"Let's get out of here," shouted Jack, but Rosie was already doing that. They waded through the mass of puppies, pushing them away with their feet. As they reached the waiting room door, the puppies pulled away from them. It was as if they didn't want to leave the waiting room.

Jack and Rosie ran down the corridor and out into Pentonville Road and Zeek's cab.

"Well, my dears, you look as if you've been 'aving fun in there. But did Dr Thunderboom treat your burns?" said Zeek with a huge grin on his face.

Rosie and Jack felt their faces and hands. There was no trace of soreness. "That's amazing," Jack said. "The burns have vanished. But we didn't even see the doctor."

"Oh yes you did," said Zeek. "That rainbow dog is Dr Prometheus Thunderboom."

"He must have cured us...and we repaid him by sending him to jail."

"Well done, my dears. You still 'ave an unbroken record. That's very good indeed."

"It doesn't feel like it,"

"Oh, come on, Jack. It's a game, remember. Nothing's real. But, come to think of it, this time wasn't like the others. We weren't looking for any Monopoly pieces, and we certainly hadn' t found a link between the scottie dog and Pentonville Road."

"Ah yes! That's where you 'ad a little 'elp from me. I'm allowed to 'elp with that one because very few people would know about that connection. When the building stopped being a church, it was bought by an elderly lady who bred Scottish Terriors in some kennels at the back. When she died it was put up for sale, but there were no buyers -- something to do with the awful doggy smell, apparently. Local folklore 'as it that Dr Prometheus (Scottie) Thunderboom was the only surviving puppy from the old lady's kennels."


"So where next?" asked Zeek.

"Do you have a map of London I could look at?"

"Certainly, Rosie. 'ere you are."

He handed her A Pictorial Map of London. "Have you got an idea for the cannon?" asked Jack. "It's the last Monopoly piece on our list."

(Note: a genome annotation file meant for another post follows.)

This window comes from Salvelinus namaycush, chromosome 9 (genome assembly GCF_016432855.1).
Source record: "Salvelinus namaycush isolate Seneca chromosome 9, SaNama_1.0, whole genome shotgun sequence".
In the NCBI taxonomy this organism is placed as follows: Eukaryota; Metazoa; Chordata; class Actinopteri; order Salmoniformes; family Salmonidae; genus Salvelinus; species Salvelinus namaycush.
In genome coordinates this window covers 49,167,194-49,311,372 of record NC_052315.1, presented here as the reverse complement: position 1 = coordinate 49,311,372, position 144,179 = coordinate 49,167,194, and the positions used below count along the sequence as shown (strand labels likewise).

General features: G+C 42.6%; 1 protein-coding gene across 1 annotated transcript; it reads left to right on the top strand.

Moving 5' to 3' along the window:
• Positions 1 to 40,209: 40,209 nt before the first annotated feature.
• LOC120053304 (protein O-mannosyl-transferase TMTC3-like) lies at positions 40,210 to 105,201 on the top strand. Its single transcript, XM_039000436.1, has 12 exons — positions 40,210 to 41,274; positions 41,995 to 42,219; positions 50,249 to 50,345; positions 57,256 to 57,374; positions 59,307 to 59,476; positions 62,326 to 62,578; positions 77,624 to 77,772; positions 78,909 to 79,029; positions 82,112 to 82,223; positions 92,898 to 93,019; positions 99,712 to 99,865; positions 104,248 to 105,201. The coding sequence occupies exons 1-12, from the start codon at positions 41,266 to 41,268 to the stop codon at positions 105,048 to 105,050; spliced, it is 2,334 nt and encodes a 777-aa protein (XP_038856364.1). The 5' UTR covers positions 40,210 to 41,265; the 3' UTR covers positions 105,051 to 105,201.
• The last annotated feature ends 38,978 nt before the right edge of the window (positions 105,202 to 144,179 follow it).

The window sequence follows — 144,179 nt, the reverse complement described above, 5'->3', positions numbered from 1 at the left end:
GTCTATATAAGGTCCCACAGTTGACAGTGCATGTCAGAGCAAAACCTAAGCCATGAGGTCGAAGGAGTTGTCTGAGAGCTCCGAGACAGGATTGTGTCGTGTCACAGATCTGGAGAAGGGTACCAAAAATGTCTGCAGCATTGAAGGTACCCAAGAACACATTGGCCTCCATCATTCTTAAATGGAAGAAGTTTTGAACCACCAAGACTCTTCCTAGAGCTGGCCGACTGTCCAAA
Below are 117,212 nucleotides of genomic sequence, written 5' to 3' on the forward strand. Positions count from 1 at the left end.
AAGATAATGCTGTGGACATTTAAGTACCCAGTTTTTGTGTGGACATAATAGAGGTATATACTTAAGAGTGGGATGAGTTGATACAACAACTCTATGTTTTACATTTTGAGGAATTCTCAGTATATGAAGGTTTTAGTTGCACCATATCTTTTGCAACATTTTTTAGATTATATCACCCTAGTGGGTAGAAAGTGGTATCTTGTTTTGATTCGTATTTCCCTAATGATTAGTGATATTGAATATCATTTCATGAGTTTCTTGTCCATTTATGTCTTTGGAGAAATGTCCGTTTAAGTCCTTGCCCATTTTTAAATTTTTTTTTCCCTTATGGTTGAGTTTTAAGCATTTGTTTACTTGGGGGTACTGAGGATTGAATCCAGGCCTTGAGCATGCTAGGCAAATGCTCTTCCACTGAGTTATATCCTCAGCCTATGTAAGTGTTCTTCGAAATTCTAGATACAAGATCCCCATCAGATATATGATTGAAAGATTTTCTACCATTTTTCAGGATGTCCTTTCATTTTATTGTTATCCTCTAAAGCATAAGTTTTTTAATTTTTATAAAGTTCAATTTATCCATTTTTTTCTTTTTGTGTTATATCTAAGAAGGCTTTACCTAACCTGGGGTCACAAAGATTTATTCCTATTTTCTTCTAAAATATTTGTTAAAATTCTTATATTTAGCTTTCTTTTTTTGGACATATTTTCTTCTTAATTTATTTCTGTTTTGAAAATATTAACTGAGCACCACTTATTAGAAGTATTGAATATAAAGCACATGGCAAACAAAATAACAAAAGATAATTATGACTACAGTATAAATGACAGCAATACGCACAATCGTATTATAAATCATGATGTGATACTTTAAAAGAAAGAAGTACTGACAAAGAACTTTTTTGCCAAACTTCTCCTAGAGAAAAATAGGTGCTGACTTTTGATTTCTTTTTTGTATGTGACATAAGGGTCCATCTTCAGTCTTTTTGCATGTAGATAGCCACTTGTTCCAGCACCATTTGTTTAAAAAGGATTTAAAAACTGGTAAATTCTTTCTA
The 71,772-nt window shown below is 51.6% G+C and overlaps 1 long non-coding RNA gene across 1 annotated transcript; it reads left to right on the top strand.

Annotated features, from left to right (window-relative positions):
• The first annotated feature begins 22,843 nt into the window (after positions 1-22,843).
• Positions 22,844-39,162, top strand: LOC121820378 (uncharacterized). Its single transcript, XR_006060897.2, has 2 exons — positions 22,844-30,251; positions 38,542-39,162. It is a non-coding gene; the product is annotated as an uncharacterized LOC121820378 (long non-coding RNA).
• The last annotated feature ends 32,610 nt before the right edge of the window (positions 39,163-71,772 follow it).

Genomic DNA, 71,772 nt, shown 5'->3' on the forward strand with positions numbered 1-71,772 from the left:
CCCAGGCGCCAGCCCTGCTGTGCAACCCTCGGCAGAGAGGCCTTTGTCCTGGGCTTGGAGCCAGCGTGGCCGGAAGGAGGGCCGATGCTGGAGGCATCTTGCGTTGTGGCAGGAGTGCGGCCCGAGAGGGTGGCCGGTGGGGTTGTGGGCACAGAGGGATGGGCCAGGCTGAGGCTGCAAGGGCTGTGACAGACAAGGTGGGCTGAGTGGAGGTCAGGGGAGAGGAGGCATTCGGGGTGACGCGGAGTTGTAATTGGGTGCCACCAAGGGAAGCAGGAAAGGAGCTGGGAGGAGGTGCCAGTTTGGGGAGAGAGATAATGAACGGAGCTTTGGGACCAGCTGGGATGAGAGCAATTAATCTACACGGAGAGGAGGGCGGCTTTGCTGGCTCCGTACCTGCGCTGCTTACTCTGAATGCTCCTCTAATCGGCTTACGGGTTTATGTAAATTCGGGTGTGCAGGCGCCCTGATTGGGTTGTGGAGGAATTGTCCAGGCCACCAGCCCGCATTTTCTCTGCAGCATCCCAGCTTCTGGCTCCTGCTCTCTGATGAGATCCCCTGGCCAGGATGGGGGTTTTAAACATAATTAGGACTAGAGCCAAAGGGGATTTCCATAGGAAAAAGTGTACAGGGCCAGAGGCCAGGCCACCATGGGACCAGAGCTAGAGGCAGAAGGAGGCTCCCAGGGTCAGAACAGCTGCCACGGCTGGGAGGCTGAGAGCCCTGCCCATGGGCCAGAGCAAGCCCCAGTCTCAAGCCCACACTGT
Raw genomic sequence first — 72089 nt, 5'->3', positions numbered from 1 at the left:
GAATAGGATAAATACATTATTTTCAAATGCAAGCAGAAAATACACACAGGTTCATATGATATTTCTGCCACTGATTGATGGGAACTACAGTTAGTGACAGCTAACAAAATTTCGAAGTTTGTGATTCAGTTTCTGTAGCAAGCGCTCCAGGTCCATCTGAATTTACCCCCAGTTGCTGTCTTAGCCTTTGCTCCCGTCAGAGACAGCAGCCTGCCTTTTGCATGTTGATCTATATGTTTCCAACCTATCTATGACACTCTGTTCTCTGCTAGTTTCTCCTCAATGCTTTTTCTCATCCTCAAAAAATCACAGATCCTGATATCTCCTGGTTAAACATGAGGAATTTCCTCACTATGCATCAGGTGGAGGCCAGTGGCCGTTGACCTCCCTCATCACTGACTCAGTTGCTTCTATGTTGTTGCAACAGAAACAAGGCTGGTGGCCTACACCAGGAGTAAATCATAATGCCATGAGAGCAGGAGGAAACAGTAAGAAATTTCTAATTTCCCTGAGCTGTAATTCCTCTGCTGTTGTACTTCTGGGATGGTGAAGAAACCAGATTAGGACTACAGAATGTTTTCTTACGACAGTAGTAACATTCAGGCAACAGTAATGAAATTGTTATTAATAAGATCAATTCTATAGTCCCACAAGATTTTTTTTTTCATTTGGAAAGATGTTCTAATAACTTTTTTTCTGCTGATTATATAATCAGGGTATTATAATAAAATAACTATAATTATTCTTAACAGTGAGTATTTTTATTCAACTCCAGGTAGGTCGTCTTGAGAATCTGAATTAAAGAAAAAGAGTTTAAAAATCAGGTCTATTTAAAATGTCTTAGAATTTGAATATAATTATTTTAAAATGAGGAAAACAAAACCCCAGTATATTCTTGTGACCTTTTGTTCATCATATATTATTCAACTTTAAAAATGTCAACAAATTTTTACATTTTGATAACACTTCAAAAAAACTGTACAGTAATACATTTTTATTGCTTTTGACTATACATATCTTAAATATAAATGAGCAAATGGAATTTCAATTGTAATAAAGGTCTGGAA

"Yes, there's a Canon Row in London. I know Canon Row isn't one of the Monopoly streets. But it might be close to one." She opened the map sheet up. "There isn't an index. Zeek, can you show me where Canon Row is?"

Zeek peered at the map and stabbed it with his finger. "It's that little road just there."

"Yes, look Jack it's just next to one end of Whitehall. It might work, even though it only has one 'n'. Shall we give it a try?"

"Sure, why not."

"OK my dears. 'ere we go."

As they set off, Jack said, "Rosie, how long do you think we've been doing this -- chasing down Monopoly pieces?"

"It must be five or six hours."

"I agree. But look at the sun; it's more or less overhead, just as it was when we first got into Zeek's cab. It looks as if time stops still in this version of London."

"You're right. How weird."

"But it's no weirder than everything else here. Do you feel tired?"

"Not in the least."

"No, nor do I."

"So long as you stay with us you will never stop discovering weirdness," said Zeek.

After another ten minutes, Zeek pulled up at the kerb. "If you turn left down Derby Gate there, then the first on the right is Canon Row."

Jack and Rosie walked to Canon Row and looked around them. All at once a large, black cannon appeared in front of them, arriving from nowhere. Rosie was standing right in front of the muzzle. As she looked down the barrel the black, circular opening warped into a broad smile. "Hullo darling! Come to admire me have you?" She stared, fascinated by the way the black lips twisted themselves round the words. "Put your 'Go To Jail' notes down on the road and come an give me a kiss."

With a glance at Jack, who was stealthily heading towards the back of the gun, Rosie put down her PostIt pad and shimmied to the grotesquely puckered proboscis and gave it a long kiss while stroking the barrel lasciviously.

The cannon collapsed and fizzed into the air.

"It's wonderful what seduction can achieve," said Rosie.

"Yeah! Yeah!" said Jack.

"OK! I expect the show's about to begin." They looked around them.